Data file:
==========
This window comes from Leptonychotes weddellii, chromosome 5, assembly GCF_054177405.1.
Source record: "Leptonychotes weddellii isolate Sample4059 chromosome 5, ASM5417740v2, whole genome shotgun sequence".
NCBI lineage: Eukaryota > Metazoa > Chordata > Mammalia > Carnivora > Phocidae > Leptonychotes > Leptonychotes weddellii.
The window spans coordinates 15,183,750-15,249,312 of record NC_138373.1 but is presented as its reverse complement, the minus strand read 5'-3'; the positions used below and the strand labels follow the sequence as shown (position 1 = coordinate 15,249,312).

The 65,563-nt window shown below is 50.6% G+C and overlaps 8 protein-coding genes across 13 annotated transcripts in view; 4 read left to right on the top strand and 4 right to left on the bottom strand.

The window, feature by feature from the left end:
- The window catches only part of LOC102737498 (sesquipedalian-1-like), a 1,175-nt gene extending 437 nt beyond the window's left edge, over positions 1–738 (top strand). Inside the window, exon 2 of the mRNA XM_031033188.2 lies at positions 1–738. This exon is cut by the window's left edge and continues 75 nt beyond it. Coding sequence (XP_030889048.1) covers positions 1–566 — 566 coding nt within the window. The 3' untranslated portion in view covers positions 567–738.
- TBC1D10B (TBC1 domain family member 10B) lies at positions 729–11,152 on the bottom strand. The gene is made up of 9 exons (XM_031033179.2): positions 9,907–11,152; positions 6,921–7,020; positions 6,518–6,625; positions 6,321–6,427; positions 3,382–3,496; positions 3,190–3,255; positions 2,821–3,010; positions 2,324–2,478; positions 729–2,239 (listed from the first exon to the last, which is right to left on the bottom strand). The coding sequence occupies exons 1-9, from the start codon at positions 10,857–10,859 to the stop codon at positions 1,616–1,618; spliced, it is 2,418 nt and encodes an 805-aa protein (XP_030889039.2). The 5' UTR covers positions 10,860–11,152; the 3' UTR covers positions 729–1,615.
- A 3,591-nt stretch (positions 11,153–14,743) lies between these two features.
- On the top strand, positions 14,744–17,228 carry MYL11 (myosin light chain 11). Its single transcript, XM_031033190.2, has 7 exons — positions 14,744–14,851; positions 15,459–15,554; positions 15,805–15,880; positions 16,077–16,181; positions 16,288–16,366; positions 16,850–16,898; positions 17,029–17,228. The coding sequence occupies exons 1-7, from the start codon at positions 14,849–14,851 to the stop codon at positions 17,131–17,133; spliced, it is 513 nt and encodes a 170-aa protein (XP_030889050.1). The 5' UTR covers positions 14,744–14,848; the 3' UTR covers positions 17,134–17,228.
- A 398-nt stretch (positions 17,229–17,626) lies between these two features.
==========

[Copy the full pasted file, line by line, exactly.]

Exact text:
This window comes from Leptonychotes weddellii, chromosome 5, assembly GCF_054177405.1.
Source record: "Leptonychotes weddellii isolate Sample4059 chromosome 5, ASM5417740v2, whole genome shotgun sequence".
NCBI lineage: Eukaryota > Metazoa > Chordata > Mammalia > Carnivora > Phocidae > Leptonychotes > Leptonychotes weddellii.
The window spans coordinates 15,183,750-15,249,312 of record NC_138373.1 but is presented as its reverse complement, the minus strand read 5'-3'; the positions used below and the strand labels follow the sequence as shown (position 1 = coordinate 15,249,312).

The 65,563-nt window shown below is 50.6% G+C and overlaps 8 protein-coding genes across 13 annotated transcripts in view; 4 read left to right on the top strand and 4 right to left on the bottom strand.

The window, feature by feature from the left end:
- The window catches only part of LOC102737498 (sesquipedalian-1-like), a 1,175-nt gene extending 437 nt beyond the window's left edge, over positions 1–738 (top strand). Inside the window, exon 2 of the mRNA XM_031033188.2 lies at positions 1–738. This exon is cut by the window's left edge and continues 75 nt beyond it. Coding sequence (XP_030889048.1) covers positions 1–566 — 566 coding nt within the window. The 3' untranslated portion in view covers positions 567–738.
- TBC1D10B (TBC1 domain family member 10B) lies at positions 729–11,152 on the bottom strand. The gene is made up of 9 exons (XM_031033179.2): positions 9,907–11,152; positions 6,921–7,020; positions 6,518–6,625; positions 6,321–6,427; positions 3,382–3,496; positions 3,190–3,255; positions 2,821–3,010; positions 2,324–2,478; positions 729–2,239 (listed from the first exon to the last, which is right to left on the bottom strand). The coding sequence occupies exons 1-9, from the start codon at positions 10,857–10,859 to the stop codon at positions 1,616–1,618; spliced, it is 2,418 nt and encodes an 805-aa protein (XP_030889039.2). The 5' UTR covers positions 10,860–11,152; the 3' UTR covers positions 729–1,615.
- A 3,591-nt stretch (positions 11,153–14,743) lies between these two features.
- On the top strand, positions 14,744–17,228 carry MYL11 (myosin light chain 11). Its single transcript, XM_031033190.2, has 7 exons — positions 14,744–14,851; positions 15,459–15,554; positions 15,805–15,880; positions 16,077–16,181; positions 16,288–16,366; positions 16,850–16,898; positions 17,029–17,228. The coding sequence occupies exons 1-7, from the start codon at positions 14,849–14,851 to the stop codon at positions 17,131–17,133; spliced, it is 513 nt and encodes a 170-aa protein (XP_030889050.1). The 5' UTR covers positions 14,744–14,848; the 3' UTR covers positions 17,134–17,228.
- A 398-nt stretch (positions 17,229–17,626) lies between these two features.